Summer is one of those seasons that overstays its welcome, but ends too soon. This year, particularly, it was tough keeping up with watering as dry August and September droned on like yellow jackets banging against my screen door.
In fall, it seems like I’m stuck in reverse hauling stuff into storage or the house. In between, I’m endlessly raking green-husked black walnuts and shushing my pack of howling hounds. They regularly square off with the squirrel that resides in the neighbor’s black walnut tree enjoying the all-you-can-buffet during “the year of the nut.”
While I may still wax on about big fat hips forming on old-fashioned rose bushes and such, I’m OK when it’s over. There’s too much work to get done before the big chill to be sentimental.
Here’s a list of my chores — and probably a few of yours, too:
1. Clean out the vegetable patch. Get rid of diseased materials.
2. Keep weeding. Do not surrender to creeping Charley.
3. Trim or cut back perennials after a killing frost, but leave some stems for winter interest and feeding birds, such as baptisia, rudbeckia and sedum.
4. Plant spring- and summer-flowering bulbs, and find homes in the garden to a couple of potted hydrangeas.
5. Trim back old-fashioned rose bushes and climbers that grew a little wild over the summer.
6. Wash out pots with a diluted bleach spritz before rinsing. Wear eye protection and gloves.
7. Keep watering new shrubs, trees and perennials until ground freezes.
8. Mulch when the ground freezes; keep it away from tree trunks to prevent rodent damage.
9. Save pumpkins and squash from displays; halve or cut into chunks to feed wildlife. Remove flesh and seeds from glittered or painted pumpkins and discard shells.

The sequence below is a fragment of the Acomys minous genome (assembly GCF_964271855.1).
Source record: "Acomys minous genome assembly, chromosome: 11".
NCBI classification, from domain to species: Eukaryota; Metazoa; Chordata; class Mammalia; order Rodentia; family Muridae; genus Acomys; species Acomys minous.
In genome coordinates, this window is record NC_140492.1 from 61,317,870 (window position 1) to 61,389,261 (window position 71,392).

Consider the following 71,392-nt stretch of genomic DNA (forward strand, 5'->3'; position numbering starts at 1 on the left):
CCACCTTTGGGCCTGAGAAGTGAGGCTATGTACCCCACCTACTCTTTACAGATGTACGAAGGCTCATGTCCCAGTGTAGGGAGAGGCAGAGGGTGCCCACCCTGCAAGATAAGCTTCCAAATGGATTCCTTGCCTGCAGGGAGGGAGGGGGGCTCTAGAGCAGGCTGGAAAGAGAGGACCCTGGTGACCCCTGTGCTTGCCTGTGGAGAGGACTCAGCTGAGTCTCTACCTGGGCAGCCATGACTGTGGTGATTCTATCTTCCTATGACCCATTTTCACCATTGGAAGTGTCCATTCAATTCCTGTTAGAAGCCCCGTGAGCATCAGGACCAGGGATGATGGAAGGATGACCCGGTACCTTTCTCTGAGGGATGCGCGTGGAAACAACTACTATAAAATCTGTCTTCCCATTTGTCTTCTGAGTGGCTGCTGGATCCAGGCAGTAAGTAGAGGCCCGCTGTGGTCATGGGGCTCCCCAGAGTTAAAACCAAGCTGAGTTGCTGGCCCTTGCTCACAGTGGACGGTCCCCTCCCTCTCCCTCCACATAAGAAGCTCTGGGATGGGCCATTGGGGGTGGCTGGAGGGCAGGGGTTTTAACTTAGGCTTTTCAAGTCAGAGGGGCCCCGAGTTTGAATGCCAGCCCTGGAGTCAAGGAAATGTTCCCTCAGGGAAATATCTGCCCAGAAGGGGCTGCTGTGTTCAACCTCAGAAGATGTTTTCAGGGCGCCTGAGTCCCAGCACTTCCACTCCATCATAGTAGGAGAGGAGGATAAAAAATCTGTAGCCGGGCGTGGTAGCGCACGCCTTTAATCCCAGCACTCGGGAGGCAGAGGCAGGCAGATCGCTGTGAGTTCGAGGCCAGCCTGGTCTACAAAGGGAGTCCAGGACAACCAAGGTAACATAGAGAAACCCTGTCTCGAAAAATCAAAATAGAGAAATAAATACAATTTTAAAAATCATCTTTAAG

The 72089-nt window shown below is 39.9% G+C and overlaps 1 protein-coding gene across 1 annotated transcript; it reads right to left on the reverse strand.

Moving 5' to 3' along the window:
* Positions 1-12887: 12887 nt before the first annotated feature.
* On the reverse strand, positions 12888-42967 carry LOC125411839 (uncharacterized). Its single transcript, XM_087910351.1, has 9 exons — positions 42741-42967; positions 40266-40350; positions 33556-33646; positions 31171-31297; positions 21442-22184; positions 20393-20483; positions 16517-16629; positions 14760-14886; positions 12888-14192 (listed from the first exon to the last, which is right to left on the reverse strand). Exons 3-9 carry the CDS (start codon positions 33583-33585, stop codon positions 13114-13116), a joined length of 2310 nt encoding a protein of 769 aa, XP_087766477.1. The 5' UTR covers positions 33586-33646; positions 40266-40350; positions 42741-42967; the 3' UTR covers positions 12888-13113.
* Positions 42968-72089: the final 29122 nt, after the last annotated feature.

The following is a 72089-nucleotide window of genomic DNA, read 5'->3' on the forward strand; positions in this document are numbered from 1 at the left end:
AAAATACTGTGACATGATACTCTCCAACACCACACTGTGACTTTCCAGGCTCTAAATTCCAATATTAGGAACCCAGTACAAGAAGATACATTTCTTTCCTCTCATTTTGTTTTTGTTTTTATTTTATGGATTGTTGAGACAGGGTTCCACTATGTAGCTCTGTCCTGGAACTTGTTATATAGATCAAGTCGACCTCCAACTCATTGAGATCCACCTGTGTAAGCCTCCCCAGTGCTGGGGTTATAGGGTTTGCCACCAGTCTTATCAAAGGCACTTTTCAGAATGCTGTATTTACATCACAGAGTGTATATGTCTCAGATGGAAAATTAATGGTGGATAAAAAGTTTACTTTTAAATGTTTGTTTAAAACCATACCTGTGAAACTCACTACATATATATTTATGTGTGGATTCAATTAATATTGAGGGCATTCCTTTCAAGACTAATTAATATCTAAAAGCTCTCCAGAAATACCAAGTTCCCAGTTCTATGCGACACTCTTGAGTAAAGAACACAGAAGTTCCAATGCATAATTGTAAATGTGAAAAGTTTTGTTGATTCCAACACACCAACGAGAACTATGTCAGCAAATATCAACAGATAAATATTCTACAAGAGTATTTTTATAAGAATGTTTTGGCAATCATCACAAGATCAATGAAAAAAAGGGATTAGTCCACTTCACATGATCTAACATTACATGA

10. Lift tubers and corms after a killing frost.
Gladioli: Dig plants in circle, grab tops and pull out. Shake off soil; discard damaged or diseased corms. Cut tops to 1 to 2 inches above corms. Let dry for several days. Place in flats or trays and let cure for two or three weeks. Remove corms, discard mother plant. Let cure a few days to harden scar. Dust with fungicide and store in paper bags or onion sacks at 35 to 40 F.
Cannas: When leaves begin dying back, cut foliage to 4 inches, dig up rhizomes and let dry for a few days in a protected area, then store in a cool, dry place for winter. In spring, divide clumps and replant after the last frost date.
Caladiums: Dig the whole plant and let it dry in a warm, dry location for about 1 week. Then cut off foliage and tuck tubers into a box filled with peat moss. Store at 50 to 55 F.
Dahlias: Dig clumps; cut back stems to 3 inches above root; rinse and let dry upside down for several days. Store in peat moss in a cool dry place. Dust with fungicide if desired.
Tuberous begonia: Lift clump and let dry in sun until foliage dries out; remove foliage and rinse tubers gently to prevent damaging outer skin. Let dry for one week. Dust with fungicide; store in single layer in newspaper-lined box.